It is desirable to have a complement of excess or spare guards (usually by area, depending on the level of operational control). These excess guards should also be rostered according to the most efficient shift pattern. The reasons for the excess complement are threefold.
Firstly, to be used as relievers when guards go on leave; secondly, to take the places of guards that are AWOL or sick during a specific shift; and thirdly, to be used to cover ad hoc or temporary requirements that occur from time to time.
It is important that the company decide on an acceptable percentage of guards that should fulfil this role.
4. The rostering cycle
Historically, rostering has been carried out as a manual process without taking all the components of efficiency into account. It is suggested that rostering should really be carried out in a cycle with each iteration of the cycle being used to increase the efficiency of the roster.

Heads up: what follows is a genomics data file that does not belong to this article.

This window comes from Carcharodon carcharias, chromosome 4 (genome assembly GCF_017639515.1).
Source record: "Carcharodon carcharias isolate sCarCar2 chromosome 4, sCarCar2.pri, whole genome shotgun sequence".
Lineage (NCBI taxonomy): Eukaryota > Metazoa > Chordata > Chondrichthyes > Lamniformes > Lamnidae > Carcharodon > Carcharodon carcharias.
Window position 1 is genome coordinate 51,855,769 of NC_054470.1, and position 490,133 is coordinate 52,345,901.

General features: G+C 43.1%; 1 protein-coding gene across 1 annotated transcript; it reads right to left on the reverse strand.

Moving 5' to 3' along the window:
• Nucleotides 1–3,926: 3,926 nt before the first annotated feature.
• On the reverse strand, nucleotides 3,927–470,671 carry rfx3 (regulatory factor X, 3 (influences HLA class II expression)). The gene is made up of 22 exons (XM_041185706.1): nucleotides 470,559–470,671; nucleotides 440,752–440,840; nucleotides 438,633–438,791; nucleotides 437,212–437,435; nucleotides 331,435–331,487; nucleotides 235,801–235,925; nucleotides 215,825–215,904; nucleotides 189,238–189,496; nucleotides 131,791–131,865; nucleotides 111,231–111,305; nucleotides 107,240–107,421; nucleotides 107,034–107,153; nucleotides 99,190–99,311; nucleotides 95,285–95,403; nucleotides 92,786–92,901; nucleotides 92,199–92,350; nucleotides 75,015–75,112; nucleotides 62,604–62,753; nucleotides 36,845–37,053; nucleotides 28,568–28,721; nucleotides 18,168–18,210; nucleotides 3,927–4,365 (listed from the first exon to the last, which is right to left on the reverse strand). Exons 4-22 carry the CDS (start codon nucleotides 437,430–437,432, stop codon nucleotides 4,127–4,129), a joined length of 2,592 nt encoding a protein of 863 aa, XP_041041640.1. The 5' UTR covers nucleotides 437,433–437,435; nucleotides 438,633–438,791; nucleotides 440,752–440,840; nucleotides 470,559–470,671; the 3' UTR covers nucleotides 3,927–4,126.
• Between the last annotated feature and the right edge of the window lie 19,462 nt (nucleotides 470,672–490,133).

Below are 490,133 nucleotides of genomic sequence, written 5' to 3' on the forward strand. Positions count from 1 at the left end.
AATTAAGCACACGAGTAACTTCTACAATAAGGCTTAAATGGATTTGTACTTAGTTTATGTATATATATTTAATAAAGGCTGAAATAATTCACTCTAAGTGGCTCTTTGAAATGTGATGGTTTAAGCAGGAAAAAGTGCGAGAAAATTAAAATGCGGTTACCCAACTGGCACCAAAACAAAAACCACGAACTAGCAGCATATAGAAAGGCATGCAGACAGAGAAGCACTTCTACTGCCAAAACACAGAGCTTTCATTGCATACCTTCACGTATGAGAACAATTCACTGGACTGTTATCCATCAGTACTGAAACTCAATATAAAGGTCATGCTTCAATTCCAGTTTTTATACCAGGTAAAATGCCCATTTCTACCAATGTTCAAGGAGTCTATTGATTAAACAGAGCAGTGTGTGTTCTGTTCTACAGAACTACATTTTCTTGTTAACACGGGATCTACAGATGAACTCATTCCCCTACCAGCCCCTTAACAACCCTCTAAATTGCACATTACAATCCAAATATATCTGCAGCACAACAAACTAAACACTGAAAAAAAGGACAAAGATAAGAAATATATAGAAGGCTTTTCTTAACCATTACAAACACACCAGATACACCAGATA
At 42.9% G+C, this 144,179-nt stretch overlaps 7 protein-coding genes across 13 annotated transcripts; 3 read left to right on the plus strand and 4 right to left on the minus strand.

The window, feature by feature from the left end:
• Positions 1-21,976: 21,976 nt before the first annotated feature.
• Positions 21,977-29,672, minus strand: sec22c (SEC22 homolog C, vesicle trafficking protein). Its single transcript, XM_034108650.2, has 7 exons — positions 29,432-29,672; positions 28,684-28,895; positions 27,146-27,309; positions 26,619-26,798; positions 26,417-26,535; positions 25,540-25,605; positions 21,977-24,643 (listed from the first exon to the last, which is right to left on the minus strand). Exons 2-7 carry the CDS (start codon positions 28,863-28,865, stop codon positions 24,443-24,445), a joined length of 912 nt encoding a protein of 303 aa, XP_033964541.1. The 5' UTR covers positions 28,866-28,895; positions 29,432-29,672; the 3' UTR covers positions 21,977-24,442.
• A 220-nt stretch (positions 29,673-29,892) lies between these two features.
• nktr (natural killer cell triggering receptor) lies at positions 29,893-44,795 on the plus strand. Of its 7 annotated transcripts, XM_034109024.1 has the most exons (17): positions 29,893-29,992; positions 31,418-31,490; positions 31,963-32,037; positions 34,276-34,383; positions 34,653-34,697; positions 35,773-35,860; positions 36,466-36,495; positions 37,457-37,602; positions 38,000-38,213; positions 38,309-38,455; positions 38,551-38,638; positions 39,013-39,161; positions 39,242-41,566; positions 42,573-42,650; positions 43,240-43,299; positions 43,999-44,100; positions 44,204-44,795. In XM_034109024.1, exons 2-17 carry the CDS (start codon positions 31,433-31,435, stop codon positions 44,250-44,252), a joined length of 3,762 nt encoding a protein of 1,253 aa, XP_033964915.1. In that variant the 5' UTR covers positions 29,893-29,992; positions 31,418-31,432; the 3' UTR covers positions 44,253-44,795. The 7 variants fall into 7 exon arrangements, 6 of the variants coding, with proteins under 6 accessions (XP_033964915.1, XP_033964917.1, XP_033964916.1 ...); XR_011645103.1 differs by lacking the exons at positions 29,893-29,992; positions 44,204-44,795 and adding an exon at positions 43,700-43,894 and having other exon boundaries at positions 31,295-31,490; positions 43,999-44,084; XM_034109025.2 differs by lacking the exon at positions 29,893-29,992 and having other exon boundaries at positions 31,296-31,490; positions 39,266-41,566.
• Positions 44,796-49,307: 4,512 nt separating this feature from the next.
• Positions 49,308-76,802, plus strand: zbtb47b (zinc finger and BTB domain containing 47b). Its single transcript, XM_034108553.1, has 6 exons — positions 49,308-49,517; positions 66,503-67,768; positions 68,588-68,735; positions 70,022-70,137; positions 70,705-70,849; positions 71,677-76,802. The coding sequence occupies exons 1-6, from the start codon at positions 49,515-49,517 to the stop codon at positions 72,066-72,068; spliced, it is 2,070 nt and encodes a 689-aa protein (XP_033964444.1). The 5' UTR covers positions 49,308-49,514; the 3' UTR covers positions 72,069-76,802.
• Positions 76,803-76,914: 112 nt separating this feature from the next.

In this way a company can ensure maximum efficiency with regard to the utilisation of the guard force by rostering the correct number of guards of the correct grades for the correct number of hours at the correct sites. Furthermore, the roster should ensure that overtime and non-productive time is limited as much as possible and that rostered wage-to-revenue percentages will provide the desired profits.
5. Operational control
All the above-mentioned steps which should be followed to plan for maximum efficiency in the utilisation of a guard force would be worthless if a company did not have effective operational control. Rostering or planning is only one step in the operational process. Once an efficient roster has been compiled, it is imperative that operational managers at all levels ensure that the roster is followed by guards as much as is possible. Otherwise, the effect of all the efficiency planning would be negligible.